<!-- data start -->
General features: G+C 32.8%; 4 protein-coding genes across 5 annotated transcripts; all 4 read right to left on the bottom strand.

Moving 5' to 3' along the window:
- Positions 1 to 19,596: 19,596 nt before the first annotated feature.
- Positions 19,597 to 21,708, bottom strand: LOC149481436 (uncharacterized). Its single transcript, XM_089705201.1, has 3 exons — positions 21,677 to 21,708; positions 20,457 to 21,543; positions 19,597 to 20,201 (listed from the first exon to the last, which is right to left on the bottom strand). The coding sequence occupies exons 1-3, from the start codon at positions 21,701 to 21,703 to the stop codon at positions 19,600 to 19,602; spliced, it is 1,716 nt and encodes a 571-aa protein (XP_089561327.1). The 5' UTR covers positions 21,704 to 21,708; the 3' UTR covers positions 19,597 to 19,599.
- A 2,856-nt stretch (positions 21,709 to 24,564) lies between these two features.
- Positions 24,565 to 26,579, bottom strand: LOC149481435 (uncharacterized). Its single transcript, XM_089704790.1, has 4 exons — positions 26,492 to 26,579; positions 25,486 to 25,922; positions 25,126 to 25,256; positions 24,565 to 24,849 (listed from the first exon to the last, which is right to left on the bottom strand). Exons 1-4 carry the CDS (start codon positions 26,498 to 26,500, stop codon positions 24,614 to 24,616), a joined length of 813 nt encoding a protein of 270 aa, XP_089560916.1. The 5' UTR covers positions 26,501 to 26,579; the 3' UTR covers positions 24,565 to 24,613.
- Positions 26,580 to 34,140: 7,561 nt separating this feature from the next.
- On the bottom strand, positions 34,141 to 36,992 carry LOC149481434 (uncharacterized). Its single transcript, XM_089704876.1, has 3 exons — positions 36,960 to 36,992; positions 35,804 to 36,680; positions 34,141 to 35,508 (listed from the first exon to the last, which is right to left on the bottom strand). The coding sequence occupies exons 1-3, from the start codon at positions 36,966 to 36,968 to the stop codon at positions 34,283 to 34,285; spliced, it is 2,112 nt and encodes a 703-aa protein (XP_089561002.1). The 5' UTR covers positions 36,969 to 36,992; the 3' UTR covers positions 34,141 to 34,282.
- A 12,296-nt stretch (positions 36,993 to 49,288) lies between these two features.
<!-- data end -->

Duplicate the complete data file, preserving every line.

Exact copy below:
General features: G+C 32.8%; 4 protein-coding genes across 5 annotated transcripts; all 4 read right to left on the bottom strand.

Moving 5' to 3' along the window:
- Positions 1 to 19,596: 19,596 nt before the first annotated feature.
- Positions 19,597 to 21,708, bottom strand: LOC149481436 (uncharacterized). Its single transcript, XM_089705201.1, has 3 exons — positions 21,677 to 21,708; positions 20,457 to 21,543; positions 19,597 to 20,201 (listed from the first exon to the last, which is right to left on the bottom strand). The coding sequence occupies exons 1-3, from the start codon at positions 21,701 to 21,703 to the stop codon at positions 19,600 to 19,602; spliced, it is 1,716 nt and encodes a 571-aa protein (XP_089561327.1). The 5' UTR covers positions 21,704 to 21,708; the 3' UTR covers positions 19,597 to 19,599.
- A 2,856-nt stretch (positions 21,709 to 24,564) lies between these two features.
- Positions 24,565 to 26,579, bottom strand: LOC149481435 (uncharacterized). Its single transcript, XM_089704790.1, has 4 exons — positions 26,492 to 26,579; positions 25,486 to 25,922; positions 25,126 to 25,256; positions 24,565 to 24,849 (listed from the first exon to the last, which is right to left on the bottom strand). Exons 1-4 carry the CDS (start codon positions 26,498 to 26,500, stop codon positions 24,614 to 24,616), a joined length of 813 nt encoding a protein of 270 aa, XP_089560916.1. The 5' UTR covers positions 26,501 to 26,579; the 3' UTR covers positions 24,565 to 24,613.
- Positions 26,580 to 34,140: 7,561 nt separating this feature from the next.
- On the bottom strand, positions 34,141 to 36,992 carry LOC149481434 (uncharacterized). Its single transcript, XM_089704876.1, has 3 exons — positions 36,960 to 36,992; positions 35,804 to 36,680; positions 34,141 to 35,508 (listed from the first exon to the last, which is right to left on the bottom strand). The coding sequence occupies exons 1-3, from the start codon at positions 36,966 to 36,968 to the stop codon at positions 34,283 to 34,285; spliced, it is 2,112 nt and encodes a 703-aa protein (XP_089561002.1). The 5' UTR covers positions 36,969 to 36,992; the 3' UTR covers positions 34,141 to 34,282.
- A 12,296-nt stretch (positions 36,993 to 49,288) lies between these two features.